When it comes to liquor, many people wonder whether it evaporates or not. This question arises particularly during storage, transportation, and cooking. While some people believe that liquor does evaporate, others think it does not. If you are one of those curious individuals and want to know the truth, let us dive into this article on ‘Does Liquor Evaporate? The Surprising Answer!’
What Is Evaporation?
Before we dive into the topic at hand, it’s essential to understand what evaporation is. In simple terms, evaporation is the process of converting a liquid into a gas state by application of heat. When a liquid is heated, its molecules absorb energy and move faster, hence converting into a gaseous state. The rate of evaporation is affected by different factors, including temperature, air pressure, and humidity, among others.
Why Does Alcohol Evaporate?
Alcohol evaporates faster than water because it has a lower boiling point. The boiling point of water is 100°C, while that of ethanol, the primary type of alcohol found in liquor, is approximately 78.5°C. Therefore, alcohol starts vaporizing at a lower temperature than water.
The rate of alcohol evaporation depends on various factors, including temperature, humidity, and air pressure. At higher temperatures, alcohol evaporates faster than at lower temperatures. Higher humidity makes the air saturated, resulting in slower evaporation rate. Air pressure also affects the vapor pressure, which directly influences the rate of evaporation.
When Does Alcohol Evaporate?
Alcohol evaporates when its molecules absorb energy, either from direct heating, air, or wind. Therefore, it can evaporate anytime, even when stored in a sealed bottle, provided the temperature and humidity are high enough. However, the rate of evaporation in a sealed bottle is slower than if the alcohol is exposed to the atmosphere.
Factors Affecting Alcohol Evaporation
Several factors can affect alcohol evaporation rate. The major ones include:
- Temperature: As highlighted earlier, alcohol evaporates faster at higher temperatures.
- Humidity: Higher humidity results in slower evaporation because the air is already saturated with moisture.
- Air Pressure: Low air pressure leads to faster alcohol evaporation rate, while high air pressure slows down the rate of evaporation.
- Exposure to Air: The exposure of alcohol to air enhances the rate of evaporation because of the presence of moisture in the air.
- Quantity: The quantity of alcohol in a container also affects the rate of evaporation. A larger quantity takes longer to evaporate than a smaller one.
- Surface Area: Greater surface area results in faster alcohol evaporation.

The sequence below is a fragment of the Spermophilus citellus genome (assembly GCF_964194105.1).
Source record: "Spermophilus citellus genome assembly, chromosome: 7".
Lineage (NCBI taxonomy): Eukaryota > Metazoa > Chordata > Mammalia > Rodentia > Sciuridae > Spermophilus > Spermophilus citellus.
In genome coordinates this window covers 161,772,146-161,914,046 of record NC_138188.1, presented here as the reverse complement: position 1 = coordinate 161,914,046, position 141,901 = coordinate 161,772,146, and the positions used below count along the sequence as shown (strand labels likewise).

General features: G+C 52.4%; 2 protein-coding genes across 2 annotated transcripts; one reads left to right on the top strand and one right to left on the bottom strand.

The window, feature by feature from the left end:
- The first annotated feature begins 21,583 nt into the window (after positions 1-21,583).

Different Types of Alcohols and Their Evaporation Rates
There are two broad categories of alcohol- volatile and non-volatile. Volatile alcohol refers to the type of alcohol that easily evaporates, while non-volatile alcohol does not easily evaporate. Ethanol is a volatile alcohol found in most liquor that quickly evaporates.
The evaporation rate of different types of alcohol varies widely. The evaporation rates of common alcohols are as listed in the following table:
|Type of Alcohol||Boiling Point (°C)||Evaporation Rate (g/cm2)|
The above table shows that the evaporation rate of ethanol is 3.3 g/cm2 per hour, which is the highest among the three types of alcohol. Methanol and isopropanol have lower evaporation rates of 2.5 and 2.2 g/cm2 per hour, respectively.
Does Alcohol Evaporate When Cooking?
Liquor is often used as an ingredient in cooking to add flavor and aroma. Many people believe that alcohol evaporates entirely when used in cooking or baking. However, this is not entirely true.
The amount of alcohol that evaporates depends on the duration and degree of heating, among other factors. A study published in the Journal of the American Dietetic Association found that different cooking methods evaporate varying amounts of alcohol. Boiling or simmering alcohol for 15-30 minutes results in the evaporation of 40-50% of the alcohol. In contrast, baking removes 70% of the alcohol, while simmering or broiling for 2.5 hours destroys nearly all the alcohol.
What Happens When Liquor Evaporates?
When liquor evaporates, the volume of the liquid reduces, causing a decrease in the overall alcohol content. However, the alcohol is not destroyed during evaporation. Instead, it is converted from a liquid to a gaseous state, causing a depletion in the original alcohol volume. In other words, the alcohol is not lost, but it changes state from liquid to gas.
The Bottom Line
In conclusion, liquor does evaporate, and the rate of evaporation depends on different factors such as temperature, humidity, air pressure, and alcohol type. While cooking, some alcohol evaporates, but not entirely, resulting in a reduction of alcohol content in the cooked food.
Commonly Asked Questions on Liquor Evaporation
- Does the alcohol in liquor evaporate when stored in a sealed bottle?
- Do higher alcohol percentages influence the rate of evaporation?
- At what temperature does alcohol start evaporating?
- Can cooking entirely evaporate alcohol from liquor?
Yes, alcohol can still evaporate from sealed bottles when the temperature and humidity are high enough.
Yes, higher alcohol percentages evaporate more quickly than lower alcohol percentages.
Alcohol starts evaporating at approximately 78.5°C, the boiling point of ethanol.
No, not all the alcohol is entirely evaporated during cooking, baking or simmering.
- Academic Publishing Division. (2003). The Properties of Water and their Role in Colloidal and Biological Systems. Elsevier Academic Press.
- Frey, A. H. (1996). Oxo Alcohol. In Ullmann’s Encyclopedia of Industrial Chemistry. Wiley Online Library.
- Brown, L. K., & Pehrsson, P. R. (2012). Cooking Influences on Alcohol Content in Food: A Review. Journal of the American Dietetic Association, 112(8), 1236-1246.